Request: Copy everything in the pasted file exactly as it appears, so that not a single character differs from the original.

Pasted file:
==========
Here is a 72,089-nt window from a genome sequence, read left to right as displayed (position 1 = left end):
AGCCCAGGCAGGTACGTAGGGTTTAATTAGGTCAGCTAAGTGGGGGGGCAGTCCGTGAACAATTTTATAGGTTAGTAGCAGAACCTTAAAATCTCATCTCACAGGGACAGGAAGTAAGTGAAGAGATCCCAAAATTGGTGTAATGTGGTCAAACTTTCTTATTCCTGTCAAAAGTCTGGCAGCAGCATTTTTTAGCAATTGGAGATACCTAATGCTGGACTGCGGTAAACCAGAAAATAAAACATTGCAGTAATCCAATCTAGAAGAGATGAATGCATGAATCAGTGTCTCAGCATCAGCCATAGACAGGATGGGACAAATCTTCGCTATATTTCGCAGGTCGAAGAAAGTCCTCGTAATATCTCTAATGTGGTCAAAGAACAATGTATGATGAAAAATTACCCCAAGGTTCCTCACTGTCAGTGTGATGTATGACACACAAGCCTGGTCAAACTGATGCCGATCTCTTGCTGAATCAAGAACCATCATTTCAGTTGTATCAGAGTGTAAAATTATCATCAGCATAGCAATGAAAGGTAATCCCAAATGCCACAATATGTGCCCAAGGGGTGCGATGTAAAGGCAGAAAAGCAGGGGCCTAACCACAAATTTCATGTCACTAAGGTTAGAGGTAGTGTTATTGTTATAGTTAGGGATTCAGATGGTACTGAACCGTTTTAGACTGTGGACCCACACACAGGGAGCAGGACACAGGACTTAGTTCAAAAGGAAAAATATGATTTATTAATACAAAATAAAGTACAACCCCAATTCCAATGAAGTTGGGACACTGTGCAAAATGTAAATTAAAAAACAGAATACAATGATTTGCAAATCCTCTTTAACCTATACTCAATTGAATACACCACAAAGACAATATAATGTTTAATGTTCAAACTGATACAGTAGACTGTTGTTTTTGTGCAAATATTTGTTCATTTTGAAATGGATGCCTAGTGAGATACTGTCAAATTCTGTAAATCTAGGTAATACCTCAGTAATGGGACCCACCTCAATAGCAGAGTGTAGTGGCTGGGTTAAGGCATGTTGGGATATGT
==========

Here is a 72,089-nt window from a genome sequence, read left to right as displayed (position 1 = left end):
AGCCCAGGCAGGTACGTAGGGTTTAATTAGGTCAGCTAAGTGGGGGGGCAGTCCGTGAACAATTTTATAGGTTAGTAGCAGAACCTTAAAATCTCATCTCACAGGGACAGGAAGTAAGTGAAGAGATCCCAAAATTGGTGTAATGTGGTCAAACTTTCTTATTCCTGTCAAAAGTCTGGCAGCAGCATTTTTTAGCAATTGGAGATACCTAATGCTGGACTGCGGTAAACCAGAAAATAAAACATTGCAGTAATCCAATCTAGAAGAGATGAATGCATGAATCAGTGTCTCAGCATCAGCCATAGACAGGATGGGACAAATCTTCGCTATATTTCGCAGGTCGAAGAAAGTCCTCGTAATATCTCTAATGTGGTCAAAGAACAATGTATGATGAAAAATTACCCCAAGGTTCCTCACTGTCAGTGTGATGTATGACACACAAGCCTGGTCAAACTGATGCCGATCTCTTGCTGAATCAAGAACCATCATTTCAGTTGTATCAGAGTGTAAAATTATCATCAGCATAGCAATGAAAGGTAATCCCAAATGCCACAATATGTGCCCAAGGGGTGCGATGTAAAGGCAGAAAAGCAGGGGCCTAACCACAAATTTCATGTCACTAAGGTTAGAGGTAGTGTTATTGTTATAGTTAGGGATTCAGATGGTACTGAACCGTTTTAGACTGTGGACCCACACACAGGGAGCAGGACACAGGACTTAGTTCAAAAGGAAAAATATGATTTATTAATACAAAATAAAGTACAACCCCAATTCCAATGAAGTTGGGACACTGTGCAAAATGTAAATTAAAAAACAGAATACAATGATTTGCAAATCCTCTTTAACCTATACTCAATTGAATACACCACAAAGACAATATAATGTTTAATGTTCAAACTGATACAGTAGACTGTTGTTTTTGTGCAAATATTTGTTCATTTTGAAATGGATGCCTAGTGAGATACTGTCAAATTCTGTAAATCTAGGTAATACCTCAGTAATGGGACCCACCTCAATAGCAGAGTGTAGTGGCTGGGTTAAGGCATGTTGGGATATGT